US government lets JPMorgan off the hook for mortgage fraud
Andre Damon and Barry Grey
20 November 2013
On Tuesday, the US Justice Department announced a long-awaited official settlement with JPMorgan Chase & Co., the largest US bank, on an array of charges by state and federal agencies related to the bank’s sale of toxic mortgage-backed securities, which contributed to the 2008 financial crash.
US Attorney General Eric Holder touted the agreement, which includes $9 billion in fines and $4 billion in consumer relief, as a major victory for the public over the banks. “The size and scope of this resolution should send a clear signal that the Justice Department’s financial fraud investigations are far from over,” said Holder, adding, “No firm, no matter how profitable, is above the law, and the passage of time is no shield from accountability.”
In reality, the settlement falls far short of holding JPMorgan accountable for its fraudulent sale of mortgage-backed assets, which netted the bank tens of billions of dollars in profits while exacerbating the sub-prime mortgage crash that led to over ten million foreclosures in the US and a global economic downturn that thrust many millions more into unemployment and poverty.
Holder himself, in an interview broadcast Tuesday by NBC News, said that, in his opinion, JPMorgan’s actions played a direct role in the biggest financial crisis since the Great Depression. Yet in return for the settlement, the bank is released from a raft of lawsuits by the Justice Department, state attorneys general and three federal agencies.
The settlement’s statement of facts asserts that “employees of JPMorgan… received information that, in certain instances, loans that did not comply with underwriting guidelines were included in the RMBS [residential mortgage-backed securities] sold and marketed to investors; however, JPMorgan… did not disclose this to securitization investors.”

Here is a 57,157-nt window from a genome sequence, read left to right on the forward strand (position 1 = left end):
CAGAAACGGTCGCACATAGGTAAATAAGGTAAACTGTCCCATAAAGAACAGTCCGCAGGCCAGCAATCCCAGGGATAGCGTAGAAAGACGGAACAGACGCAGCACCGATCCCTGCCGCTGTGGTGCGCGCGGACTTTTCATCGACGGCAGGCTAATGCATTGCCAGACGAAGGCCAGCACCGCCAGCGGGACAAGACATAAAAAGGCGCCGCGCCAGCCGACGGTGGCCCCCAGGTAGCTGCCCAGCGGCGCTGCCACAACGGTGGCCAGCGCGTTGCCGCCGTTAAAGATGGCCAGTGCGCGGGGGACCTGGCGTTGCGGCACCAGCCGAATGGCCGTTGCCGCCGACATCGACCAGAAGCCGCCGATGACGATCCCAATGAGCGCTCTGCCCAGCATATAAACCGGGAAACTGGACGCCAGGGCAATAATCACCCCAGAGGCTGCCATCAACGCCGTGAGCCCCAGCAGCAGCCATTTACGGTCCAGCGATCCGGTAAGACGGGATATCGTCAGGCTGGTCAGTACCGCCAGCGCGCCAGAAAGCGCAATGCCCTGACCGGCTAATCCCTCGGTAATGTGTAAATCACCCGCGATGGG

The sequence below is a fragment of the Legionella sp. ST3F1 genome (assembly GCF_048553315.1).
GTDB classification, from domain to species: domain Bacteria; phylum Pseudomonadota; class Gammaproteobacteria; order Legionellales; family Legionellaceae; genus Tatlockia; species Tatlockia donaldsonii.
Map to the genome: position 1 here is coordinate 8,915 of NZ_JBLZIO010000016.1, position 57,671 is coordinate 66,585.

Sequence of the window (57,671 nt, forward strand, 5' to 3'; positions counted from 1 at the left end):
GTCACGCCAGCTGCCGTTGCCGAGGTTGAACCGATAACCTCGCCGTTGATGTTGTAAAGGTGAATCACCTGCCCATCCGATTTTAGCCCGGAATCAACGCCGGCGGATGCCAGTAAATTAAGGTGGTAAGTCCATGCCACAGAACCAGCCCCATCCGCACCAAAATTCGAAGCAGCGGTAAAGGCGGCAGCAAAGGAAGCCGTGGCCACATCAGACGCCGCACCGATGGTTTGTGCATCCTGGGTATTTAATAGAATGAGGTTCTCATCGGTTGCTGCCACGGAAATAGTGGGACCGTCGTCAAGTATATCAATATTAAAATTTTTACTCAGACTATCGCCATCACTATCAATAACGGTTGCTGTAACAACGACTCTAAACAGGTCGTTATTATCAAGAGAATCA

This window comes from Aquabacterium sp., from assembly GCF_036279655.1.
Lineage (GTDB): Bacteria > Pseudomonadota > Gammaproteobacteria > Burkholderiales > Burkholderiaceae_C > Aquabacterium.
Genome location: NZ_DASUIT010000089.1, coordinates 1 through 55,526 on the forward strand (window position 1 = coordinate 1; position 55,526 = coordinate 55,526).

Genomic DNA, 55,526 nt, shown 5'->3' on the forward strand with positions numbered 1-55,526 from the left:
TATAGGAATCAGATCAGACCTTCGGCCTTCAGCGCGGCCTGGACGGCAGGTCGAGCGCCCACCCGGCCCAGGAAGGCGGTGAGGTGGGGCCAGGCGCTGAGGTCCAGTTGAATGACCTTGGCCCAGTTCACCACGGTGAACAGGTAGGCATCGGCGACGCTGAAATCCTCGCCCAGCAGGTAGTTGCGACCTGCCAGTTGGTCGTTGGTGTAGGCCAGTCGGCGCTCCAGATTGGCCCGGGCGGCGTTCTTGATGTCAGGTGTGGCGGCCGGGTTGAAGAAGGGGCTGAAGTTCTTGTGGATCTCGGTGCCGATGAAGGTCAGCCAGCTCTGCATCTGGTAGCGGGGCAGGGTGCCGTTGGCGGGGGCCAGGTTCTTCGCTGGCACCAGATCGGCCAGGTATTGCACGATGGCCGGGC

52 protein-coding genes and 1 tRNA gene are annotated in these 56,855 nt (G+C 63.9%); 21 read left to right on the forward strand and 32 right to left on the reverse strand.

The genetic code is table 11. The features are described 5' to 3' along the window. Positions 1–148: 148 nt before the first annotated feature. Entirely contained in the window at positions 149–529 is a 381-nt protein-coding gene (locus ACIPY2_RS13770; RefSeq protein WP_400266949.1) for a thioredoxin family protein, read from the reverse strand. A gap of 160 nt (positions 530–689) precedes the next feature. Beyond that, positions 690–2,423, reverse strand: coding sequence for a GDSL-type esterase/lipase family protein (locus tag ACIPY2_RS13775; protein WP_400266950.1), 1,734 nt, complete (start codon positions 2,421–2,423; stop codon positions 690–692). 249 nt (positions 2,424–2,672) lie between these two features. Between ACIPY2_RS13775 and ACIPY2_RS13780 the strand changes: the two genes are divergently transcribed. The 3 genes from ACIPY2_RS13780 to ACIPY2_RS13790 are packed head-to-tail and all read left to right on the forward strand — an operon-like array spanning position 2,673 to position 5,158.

New York State Attorney General Eric Schneiderman, head of the Obama administration’s mortgage fraud task force, said the company “acknowledged it made serious, material misrepresentations to the public—including the investing public—about numerous RMBS transactions.”
While JPMorgan endorsed as factual the government’s claim that it knowingly sold defective mortgage-backed bonds to investors in violation of securities laws, the settlement does not include a direct admission of criminal wrongdoing by the bank. In months of closed-door negotiations between bank executives, including CEO Jamie Dimon, and top Justice Department officials, including Attorney General Holder, the bank resisted making such an acknowledgment of guilt, which would have opened it up to a wave of private lawsuits. In the end, the Obama administration complied with the bank’s wishes.
The Justice Department said it was continuing a criminal investigation of JPMorgan’s mortgage bond business, but there has as yet been no criminal indictment of Dimon or any other leading JPMorgan official.
This is in keeping with the administration’s policy of shielding the Wall Street elite from prosecution for its criminal actions both before, during and after the financial crash of September 2008. Not a single top banker has been criminally charged, let alone convicted and jailed, despite detailed exposures of illegal actions made public two years ago by a special investigatory commission into the financial crisis and, in a separate report, the Senate Permanent Subcommittee on Investigations.